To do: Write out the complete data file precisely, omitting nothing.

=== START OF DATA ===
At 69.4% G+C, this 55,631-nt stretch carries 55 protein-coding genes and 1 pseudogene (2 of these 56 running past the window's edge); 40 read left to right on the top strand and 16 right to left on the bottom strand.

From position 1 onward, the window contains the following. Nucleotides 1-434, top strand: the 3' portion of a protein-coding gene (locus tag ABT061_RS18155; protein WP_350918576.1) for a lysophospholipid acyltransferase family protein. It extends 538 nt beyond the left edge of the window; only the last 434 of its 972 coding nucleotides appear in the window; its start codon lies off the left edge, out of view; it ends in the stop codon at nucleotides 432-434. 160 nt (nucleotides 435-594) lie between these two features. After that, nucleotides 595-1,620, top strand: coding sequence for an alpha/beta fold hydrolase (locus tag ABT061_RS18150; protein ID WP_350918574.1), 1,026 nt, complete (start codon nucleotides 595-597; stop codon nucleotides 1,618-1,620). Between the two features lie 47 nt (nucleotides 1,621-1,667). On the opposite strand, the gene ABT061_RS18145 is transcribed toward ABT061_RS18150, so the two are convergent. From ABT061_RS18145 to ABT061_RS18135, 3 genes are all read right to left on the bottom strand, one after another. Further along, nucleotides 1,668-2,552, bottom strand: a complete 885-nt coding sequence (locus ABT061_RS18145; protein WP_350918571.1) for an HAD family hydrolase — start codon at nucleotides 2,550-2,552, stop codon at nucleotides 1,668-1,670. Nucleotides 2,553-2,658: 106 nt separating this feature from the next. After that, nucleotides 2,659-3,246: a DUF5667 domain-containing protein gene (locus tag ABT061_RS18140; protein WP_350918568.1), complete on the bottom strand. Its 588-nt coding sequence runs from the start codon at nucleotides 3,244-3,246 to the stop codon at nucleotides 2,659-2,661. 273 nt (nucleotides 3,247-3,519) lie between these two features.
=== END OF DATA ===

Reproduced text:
At 69.4% G+C, this 55,631-nt stretch carries 55 protein-coding genes and 1 pseudogene (2 of these 56 running past the window's edge); 40 read left to right on the top strand and 16 right to left on the bottom strand.

From position 1 onward, the window contains the following. Nucleotides 1-434, top strand: the 3' portion of a protein-coding gene (locus tag ABT061_RS18155; protein WP_350918576.1) for a lysophospholipid acyltransferase family protein. It extends 538 nt beyond the left edge of the window; only the last 434 of its 972 coding nucleotides appear in the window; its start codon lies off the left edge, out of view; it ends in the stop codon at nucleotides 432-434. 160 nt (nucleotides 435-594) lie between these two features. After that, nucleotides 595-1,620, top strand: coding sequence for an alpha/beta fold hydrolase (locus tag ABT061_RS18150; protein ID WP_350918574.1), 1,026 nt, complete (start codon nucleotides 595-597; stop codon nucleotides 1,618-1,620). Between the two features lie 47 nt (nucleotides 1,621-1,667). On the opposite strand, the gene ABT061_RS18145 is transcribed toward ABT061_RS18150, so the two are convergent. From ABT061_RS18145 to ABT061_RS18135, 3 genes are all read right to left on the bottom strand, one after another. Further along, nucleotides 1,668-2,552, bottom strand: a complete 885-nt coding sequence (locus ABT061_RS18145; protein WP_350918571.1) for an HAD family hydrolase — start codon at nucleotides 2,550-2,552, stop codon at nucleotides 1,668-1,670. Nucleotides 2,553-2,658: 106 nt separating this feature from the next. After that, nucleotides 2,659-3,246: a DUF5667 domain-containing protein gene (locus tag ABT061_RS18140; protein WP_350918568.1), complete on the bottom strand. Its 588-nt coding sequence runs from the start codon at nucleotides 3,244-3,246 to the stop codon at nucleotides 2,659-2,661. 273 nt (nucleotides 3,247-3,519) lie between these two features.